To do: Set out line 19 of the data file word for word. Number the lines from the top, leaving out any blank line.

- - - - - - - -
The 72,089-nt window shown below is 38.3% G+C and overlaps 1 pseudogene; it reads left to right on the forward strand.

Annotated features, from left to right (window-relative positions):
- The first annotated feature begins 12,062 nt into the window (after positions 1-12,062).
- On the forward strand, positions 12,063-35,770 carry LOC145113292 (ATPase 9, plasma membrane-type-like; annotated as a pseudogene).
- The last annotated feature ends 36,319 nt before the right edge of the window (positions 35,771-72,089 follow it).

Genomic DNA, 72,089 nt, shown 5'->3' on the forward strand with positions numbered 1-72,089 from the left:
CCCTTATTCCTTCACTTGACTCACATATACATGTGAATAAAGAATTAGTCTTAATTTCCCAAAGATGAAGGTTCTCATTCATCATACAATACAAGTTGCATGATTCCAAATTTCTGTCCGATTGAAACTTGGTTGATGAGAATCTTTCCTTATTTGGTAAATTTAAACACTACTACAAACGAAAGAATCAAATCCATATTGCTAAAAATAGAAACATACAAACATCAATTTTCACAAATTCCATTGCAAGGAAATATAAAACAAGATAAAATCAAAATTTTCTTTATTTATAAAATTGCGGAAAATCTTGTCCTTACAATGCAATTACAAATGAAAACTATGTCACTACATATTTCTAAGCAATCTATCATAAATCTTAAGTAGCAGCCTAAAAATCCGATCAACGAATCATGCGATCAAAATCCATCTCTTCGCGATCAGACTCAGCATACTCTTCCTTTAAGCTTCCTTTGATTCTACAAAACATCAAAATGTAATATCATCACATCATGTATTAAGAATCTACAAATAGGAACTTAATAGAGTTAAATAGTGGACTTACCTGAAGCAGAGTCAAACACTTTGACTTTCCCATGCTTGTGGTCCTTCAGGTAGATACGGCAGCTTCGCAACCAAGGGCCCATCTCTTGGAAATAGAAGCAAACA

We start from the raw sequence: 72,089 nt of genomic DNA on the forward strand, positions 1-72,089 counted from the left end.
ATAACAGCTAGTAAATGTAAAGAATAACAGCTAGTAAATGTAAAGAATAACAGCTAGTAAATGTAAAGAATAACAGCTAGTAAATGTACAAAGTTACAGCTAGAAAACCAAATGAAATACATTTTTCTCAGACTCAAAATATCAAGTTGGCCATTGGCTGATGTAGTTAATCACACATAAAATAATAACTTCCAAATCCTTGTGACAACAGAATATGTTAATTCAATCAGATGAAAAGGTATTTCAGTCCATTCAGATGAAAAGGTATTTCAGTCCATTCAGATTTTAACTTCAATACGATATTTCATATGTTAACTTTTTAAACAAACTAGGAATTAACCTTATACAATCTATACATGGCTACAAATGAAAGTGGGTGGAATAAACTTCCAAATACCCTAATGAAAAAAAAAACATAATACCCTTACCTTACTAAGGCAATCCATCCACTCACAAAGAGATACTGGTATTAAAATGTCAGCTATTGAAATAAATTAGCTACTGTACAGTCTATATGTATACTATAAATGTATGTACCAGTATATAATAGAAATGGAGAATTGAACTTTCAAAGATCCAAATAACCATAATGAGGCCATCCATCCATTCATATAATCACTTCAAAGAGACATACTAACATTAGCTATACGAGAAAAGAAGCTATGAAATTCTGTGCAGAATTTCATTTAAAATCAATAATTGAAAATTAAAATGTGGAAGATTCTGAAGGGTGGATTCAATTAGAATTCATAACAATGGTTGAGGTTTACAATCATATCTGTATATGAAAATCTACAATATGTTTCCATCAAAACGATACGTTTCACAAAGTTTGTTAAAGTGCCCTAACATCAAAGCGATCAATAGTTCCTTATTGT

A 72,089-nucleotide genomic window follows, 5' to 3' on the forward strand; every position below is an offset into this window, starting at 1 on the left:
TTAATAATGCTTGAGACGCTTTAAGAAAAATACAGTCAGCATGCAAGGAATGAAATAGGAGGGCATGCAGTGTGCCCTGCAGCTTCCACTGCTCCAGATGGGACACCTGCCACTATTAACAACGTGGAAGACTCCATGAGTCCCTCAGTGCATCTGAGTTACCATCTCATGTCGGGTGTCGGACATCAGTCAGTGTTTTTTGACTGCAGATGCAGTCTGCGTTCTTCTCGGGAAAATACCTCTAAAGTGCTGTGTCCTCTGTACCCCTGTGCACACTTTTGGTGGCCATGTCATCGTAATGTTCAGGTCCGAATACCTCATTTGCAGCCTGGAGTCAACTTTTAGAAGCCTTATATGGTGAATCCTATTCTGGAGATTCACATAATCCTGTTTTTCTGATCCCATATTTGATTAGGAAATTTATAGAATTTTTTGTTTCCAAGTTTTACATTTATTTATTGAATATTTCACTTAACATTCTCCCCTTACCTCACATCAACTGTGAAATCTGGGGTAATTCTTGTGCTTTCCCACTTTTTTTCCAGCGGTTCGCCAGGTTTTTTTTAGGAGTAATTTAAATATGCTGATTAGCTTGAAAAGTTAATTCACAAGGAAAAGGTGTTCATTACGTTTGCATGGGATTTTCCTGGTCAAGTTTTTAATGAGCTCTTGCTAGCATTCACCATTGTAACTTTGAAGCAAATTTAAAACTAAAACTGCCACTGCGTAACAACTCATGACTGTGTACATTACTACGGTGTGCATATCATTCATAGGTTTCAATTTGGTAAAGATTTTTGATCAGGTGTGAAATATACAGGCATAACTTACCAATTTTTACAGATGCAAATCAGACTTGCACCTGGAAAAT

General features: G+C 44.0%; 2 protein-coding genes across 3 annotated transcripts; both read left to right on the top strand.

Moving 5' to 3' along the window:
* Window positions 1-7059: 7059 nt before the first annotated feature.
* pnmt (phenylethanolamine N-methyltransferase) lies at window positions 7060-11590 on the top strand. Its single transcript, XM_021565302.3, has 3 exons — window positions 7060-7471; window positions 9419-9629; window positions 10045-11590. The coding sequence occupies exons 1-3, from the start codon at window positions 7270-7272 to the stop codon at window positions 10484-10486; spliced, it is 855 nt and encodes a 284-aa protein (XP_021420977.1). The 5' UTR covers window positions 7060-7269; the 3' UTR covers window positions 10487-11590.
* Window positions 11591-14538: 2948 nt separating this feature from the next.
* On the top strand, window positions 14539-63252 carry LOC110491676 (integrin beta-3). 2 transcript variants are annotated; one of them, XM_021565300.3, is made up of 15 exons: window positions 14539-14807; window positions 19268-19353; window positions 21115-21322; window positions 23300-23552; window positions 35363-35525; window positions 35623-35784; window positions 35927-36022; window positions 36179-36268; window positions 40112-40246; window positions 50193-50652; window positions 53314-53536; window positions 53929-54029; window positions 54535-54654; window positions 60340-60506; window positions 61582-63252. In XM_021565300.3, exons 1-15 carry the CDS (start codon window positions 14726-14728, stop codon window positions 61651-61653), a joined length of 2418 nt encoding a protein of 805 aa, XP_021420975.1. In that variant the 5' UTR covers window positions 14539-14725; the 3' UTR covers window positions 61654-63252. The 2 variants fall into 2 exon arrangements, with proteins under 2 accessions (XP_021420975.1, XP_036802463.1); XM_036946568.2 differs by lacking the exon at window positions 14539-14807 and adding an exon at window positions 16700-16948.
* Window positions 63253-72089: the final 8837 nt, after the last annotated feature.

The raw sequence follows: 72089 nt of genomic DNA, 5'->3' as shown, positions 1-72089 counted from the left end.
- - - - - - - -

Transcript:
The raw sequence follows: 72089 nt of genomic DNA, 5'->3' as shown, positions 1-72089 counted from the left end.